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FILMS
Review
An opinion piece that you describe, praises or criticizes, on the whole or partly, to cultural or entertainment work. It must be written by an expert on the matter

‘The Teachers’ Lounge’: dark goings-on at school

It doesn’t trigger feelings of rejection, but I am also not drawn into an intrigue that is intended to be complex. I just don’t care about this German movie that is nominated for Best International Feature Film

Película Sala de Profesores
Leonie Benesch and the child actor Leonard Stettnisch, in 'The Teachers' Lounge.'
Carlos Boyero

I spend way too many hours watching today’s cinema with the same feeling as when I was a little kid who was forced to attend Holy Mass, a ritual whose charm I never discovered, not even when it was in Latin, although I acknowledge the charm of that dead language. Of course, it allowed you to be alone with your thoughts, most of them sinful, as long as you kept track of when you had to kneel, sit, stand up, follow the order of things. You did have to avoid falling asleep and shocking other members of the congregation with your snores. And, of course, you promptly forgot what had happened in there as soon as you walked out of the church. If that boring performance never varied, the movies that bore me today may address all kinds of arguments and with multiple expressive forms, yet the detachment I feel will remain staunchly the same.

Therefore, in these not very healthy times for cinema, you are extremely happy when you come across a film that is not a masterpiece nor does it try to be, but which makes you feel good about the story it has to tell, and makes you walk out of the movie theater in a good mood, ensuring that you will remember with affection and tenderness the story you’ve been told, the uniqueness of the characters, certain dialogues and situations.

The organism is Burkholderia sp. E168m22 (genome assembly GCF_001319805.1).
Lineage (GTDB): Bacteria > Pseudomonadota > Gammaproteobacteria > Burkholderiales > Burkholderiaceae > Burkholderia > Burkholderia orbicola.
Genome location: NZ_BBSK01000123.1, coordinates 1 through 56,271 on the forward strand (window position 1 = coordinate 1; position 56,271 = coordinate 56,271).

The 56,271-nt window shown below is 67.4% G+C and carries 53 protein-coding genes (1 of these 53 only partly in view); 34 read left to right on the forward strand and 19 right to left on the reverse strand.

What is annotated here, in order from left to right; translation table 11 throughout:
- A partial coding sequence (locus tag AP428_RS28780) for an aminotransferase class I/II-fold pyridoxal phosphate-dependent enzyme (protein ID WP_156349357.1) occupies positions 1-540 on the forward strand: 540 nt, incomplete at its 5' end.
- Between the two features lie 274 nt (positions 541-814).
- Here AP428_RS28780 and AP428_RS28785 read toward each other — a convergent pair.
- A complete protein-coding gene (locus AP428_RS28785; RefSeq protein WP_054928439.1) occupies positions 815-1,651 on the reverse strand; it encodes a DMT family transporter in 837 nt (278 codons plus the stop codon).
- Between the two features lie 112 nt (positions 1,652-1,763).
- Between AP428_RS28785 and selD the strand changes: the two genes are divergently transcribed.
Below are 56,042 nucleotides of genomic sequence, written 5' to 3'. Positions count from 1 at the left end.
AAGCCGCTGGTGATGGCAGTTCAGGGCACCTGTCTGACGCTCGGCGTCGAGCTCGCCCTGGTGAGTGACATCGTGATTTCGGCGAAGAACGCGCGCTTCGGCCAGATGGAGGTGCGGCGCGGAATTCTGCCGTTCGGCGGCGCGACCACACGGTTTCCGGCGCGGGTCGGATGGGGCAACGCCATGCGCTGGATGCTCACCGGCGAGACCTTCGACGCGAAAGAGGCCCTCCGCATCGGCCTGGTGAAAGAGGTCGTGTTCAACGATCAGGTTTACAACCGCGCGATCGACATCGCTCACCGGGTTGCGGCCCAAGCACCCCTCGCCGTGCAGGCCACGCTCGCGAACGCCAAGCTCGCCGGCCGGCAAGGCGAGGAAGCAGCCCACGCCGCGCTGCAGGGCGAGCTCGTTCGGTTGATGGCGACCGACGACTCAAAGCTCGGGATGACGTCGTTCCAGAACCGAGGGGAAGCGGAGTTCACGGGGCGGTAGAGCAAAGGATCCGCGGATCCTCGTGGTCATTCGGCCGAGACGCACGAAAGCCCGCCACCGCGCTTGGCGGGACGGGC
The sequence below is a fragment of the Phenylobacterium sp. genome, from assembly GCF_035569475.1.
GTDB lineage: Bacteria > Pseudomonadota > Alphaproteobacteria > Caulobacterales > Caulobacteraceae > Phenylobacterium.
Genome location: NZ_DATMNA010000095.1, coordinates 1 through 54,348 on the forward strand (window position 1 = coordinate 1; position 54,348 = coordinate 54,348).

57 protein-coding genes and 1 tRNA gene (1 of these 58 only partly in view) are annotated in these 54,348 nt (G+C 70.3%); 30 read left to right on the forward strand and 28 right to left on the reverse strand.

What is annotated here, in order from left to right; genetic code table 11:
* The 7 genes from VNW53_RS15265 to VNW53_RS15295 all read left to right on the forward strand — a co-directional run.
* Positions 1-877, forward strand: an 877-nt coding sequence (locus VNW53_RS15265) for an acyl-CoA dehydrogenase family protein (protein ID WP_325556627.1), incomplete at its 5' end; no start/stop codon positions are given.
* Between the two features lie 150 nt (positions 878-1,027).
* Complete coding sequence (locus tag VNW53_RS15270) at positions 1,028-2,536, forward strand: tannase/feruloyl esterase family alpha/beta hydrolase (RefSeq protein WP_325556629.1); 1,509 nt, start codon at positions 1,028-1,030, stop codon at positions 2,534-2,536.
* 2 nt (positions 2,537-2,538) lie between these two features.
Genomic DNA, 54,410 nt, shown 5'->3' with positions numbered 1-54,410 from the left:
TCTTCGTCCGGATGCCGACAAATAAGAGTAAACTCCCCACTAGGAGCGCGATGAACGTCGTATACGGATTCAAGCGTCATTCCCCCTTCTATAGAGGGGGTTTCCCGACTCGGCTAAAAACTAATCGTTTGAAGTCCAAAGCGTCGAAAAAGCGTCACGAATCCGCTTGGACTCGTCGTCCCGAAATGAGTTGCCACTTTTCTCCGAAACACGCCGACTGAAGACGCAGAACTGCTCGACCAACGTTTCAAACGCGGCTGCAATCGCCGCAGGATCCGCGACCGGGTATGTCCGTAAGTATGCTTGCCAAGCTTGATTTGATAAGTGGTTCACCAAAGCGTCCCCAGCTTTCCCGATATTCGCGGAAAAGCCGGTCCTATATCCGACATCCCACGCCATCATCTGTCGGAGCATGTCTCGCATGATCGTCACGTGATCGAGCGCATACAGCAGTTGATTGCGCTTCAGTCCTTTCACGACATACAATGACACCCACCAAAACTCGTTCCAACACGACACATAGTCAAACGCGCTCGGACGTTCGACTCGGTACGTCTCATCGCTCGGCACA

Leonie Benesch in 'The Teachers' Lounge.'
Leonie Benesch in 'The Teachers' Lounge.'

Unfortunately, I was late watching The Holdovers and I did not have the opportunity to write about it, even though it is one of the best times I have spent lately in a screening room, and I smile every time it comes to my memory. It is a bittersweet tale about people who are difficult due to their character or to their circumstances (the devastated Black cook whose son has died is unforgettable) and who learn to care for each other during the lonely Christmas that they are forced to share in a deserted elite school.

Alexander Payne’s cinema is always credible. It combines grace and tenderness, sensitivity (not sentimentality) and comedy. And it is always a pleasure to watch Paul Giamatti, an eminent actor with a broad range who hides behind the appearance of a very ordinary, almost nondescript man. He was sitting next to me for a long time at an airport and I didn’t even realize who he was until he walked away. An anonymous being, an exceptional performer. Please excuse such a long digression. But if writing endlessly about The Holdovers would be a pleasure, I have few things to say about The Teachers’ Lounge, the German movie that is up for an Oscar for best international feature film. I watched it with indifference and it’s hard for me to remember anything about its plot just a few days later.

I had heard several people speak enthusiastically about it. And according to Hollywood, it is among the most select works that has been filmed this year. In other words, the problem may not be with The Teachers’ Lounge, but with my lack of concentration on what it has to say and the way it is told. It takes place inside a school, but is more concerned with achieving suspense than with pedagogy. And it aims to be complex in the treatment of the characters. It is not clear who is guilty or innocent, including the teachers, the students and the mother of one of the latter. It aims to be disturbing, realistic, various things at the same time. It triggers no feelings of rejection. Yet I am not drawn into an intrigue that is intended to be complex. I just don’t care.

'The Teachers' Lounge'

Director: Ilker Çatak.

Cast: Leonie Benesch, Leonard Stettnisch, Eva Löbao, Michael Klammer, Anne-Kathrin Gummich.

Genre: Drama. Germany, 2023.

Runtime: 98 minutes.

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